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Margins and Inventory Issues Could Plague Retailers’ Q2 Results

Promotional activity seems to have increased over the last few weeks, with steeper discounting to boot–and that’s not a good sign for second-quarter earnings results.

First-quarter results were somewhat lackluster for many retailers, but some executives noted on recent conference calls that the early read for May, the start of the retail calendar’s second quarter, indicated that their sales activity and selling trends were showing signs of improvement.

So while fiscal year guidance, in many cases, were revised downward to adjust for first quarter results and perhaps a slow start to the second quarter, there was at least some tempered optimism for the year ahead.

According to Wells Fargo’s retail analyst Ike Boruchow, “Following a volatile [first quarter] and a very tough May, we believe retail turned ‘less bad’ in June, though trends overall remain far from robust and were likely promotionally driven.”

The analyst cited same-store data from ShopperTrak, which noted that foot traffic improved sequentially. He also said, however, that it appeared promotional activity was “stepped up significantly” in May, and seemed to have persisted in June. That suggests retailers had to step up the discounting to get consumers to check out the sales. At this point in the second quarter, retailers are likely to get aggressive with their discounting to clear out inventory to make room for back-to-school and early fall merchandise.

The cooler temperatures in May and June haven’t given consumers any reason to shop for summer apparel either. And citing a forecast from Weather Trends International, Boruchow said the expectation is that weather in July stays cooler than usual. Given that we’re already into July, with just a few weeks left of the month before the second quarter ends, Boruchow has already concluded that “it’s too late to salvage” the quarter. Already, he said, last month correlated with the “second highest ‘more’ promotional percentage since October 2017, with the only more promotional month being May 2019.”

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With higher promotional activity, and possibly more inventory left to sell than most retailers would like, Boruchow said margins and inventory levels at the end of the second quarter could be top-of-mind for many retailers at the start of the third quarter and the back-to-school selling season.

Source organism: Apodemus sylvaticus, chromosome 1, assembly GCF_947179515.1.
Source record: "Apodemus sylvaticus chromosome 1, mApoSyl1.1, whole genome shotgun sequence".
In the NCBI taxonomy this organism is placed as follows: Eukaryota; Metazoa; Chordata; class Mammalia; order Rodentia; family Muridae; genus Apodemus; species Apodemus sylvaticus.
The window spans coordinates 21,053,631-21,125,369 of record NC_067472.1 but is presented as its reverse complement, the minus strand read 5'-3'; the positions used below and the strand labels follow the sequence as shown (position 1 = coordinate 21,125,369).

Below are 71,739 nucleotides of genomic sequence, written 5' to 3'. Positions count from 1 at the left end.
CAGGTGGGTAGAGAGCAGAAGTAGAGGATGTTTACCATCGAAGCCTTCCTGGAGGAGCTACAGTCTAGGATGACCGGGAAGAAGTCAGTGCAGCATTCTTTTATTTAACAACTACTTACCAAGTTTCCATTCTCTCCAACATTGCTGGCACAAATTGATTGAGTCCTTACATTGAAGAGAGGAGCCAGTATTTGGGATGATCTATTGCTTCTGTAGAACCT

Companies like Farfetch, athletic-focused companies like Lululemon Athletica and the off-price sector, according to Boruchow, are three areas that have been able to weather the promotional environmental at retail. VF Corp.’s The North Face and Vans have shown the most promotional restraint in the second quarter, while Capri Holdings Ltd. and Tapestry Inc. showed more promotional pressure in the quarter via Michael Kors factory stores, Coach factory doors and Kate Spade full price and factory locations, Boruchow said. Fossil Inc. showed even higher levels of markdowns.

So how steep were the promotions?

According to the analyst, Kate Spade ran its Surprise Sale, which included up to 75 percent off and an extra 10 percent for purchases over $150, while Ralph Lauren’s full price stores had a promotion that was 30 percent off purchases of $150 and more. At Fossil, the company was offering a spring sale of up to 40 percent off, along with a flash sale on watches and bags starting at $95 for a week and a half, and in the same quarter a year ago, there was no such sale.

Morgan Stanley’s retail analyst Kimberly Greenberger noted that second quarter traffic trends to date fell 5.3 percent year-over-year, in line with the first quarter pattern and, she said, choppy traffic trends in general “could prompt incremental year-over-promotions.”

According to Greenberger, promotional activity widened the most at retailers like White House|Black Market, which was 60 percent to 65 percent off this year versus 5 percent last year; American Eagle Outfitters, 70 percent to 75 percent versus 30 percent to 35 percent a year ago; and Hollister at 50 percent to 55 percent off versus 20 percent to 25 percent in the same year-ago period.

As for clearance sales, Michael Kors’ retail stores offered sales between 25 percent to 30 percent off, plus an additional 40 percent off, versus a 15 percent to 20 percent discount a year ago. Ann Taylor’s Loft stores were 20 percent off , with an additional 60 percent discount for clearance items, versus just 10 percent off a year ago and 50 percent off on clearance merchandise. This year, Old Navy offered customers $10 off a $50 store-only purchase with a mobile coupon. And Nordstrom Inc.’s credit card holders were able to earn $30, $60 or $100 bonus notes redeemable in the third quarter on purchases of $150, $250 or $400 in full-line stores between June 26 and July 2.

Promotions at various retailers have increased this past weekend versus a week ago, and, according to Dana Telsey of Telsey Advisory Group, they are also up from the year-ago discounting at some stores.

Abercrombie & Fitch’s summer sale is now 60 percent off versus 50 percent off the week before, compared with between 40 percent to 60 percent in the same year-ago period. Anthropologie’s Summer Tag sales is now an extra 50 percent off on sale items versus an extra 30 percent off the week prior and an extra 25 percent off last year. Urban Outfitters has its traditional sale offer, but it has increased to an extra 40 percent on sale items, compared with an extra 30 percent off sale merchandise a year ago.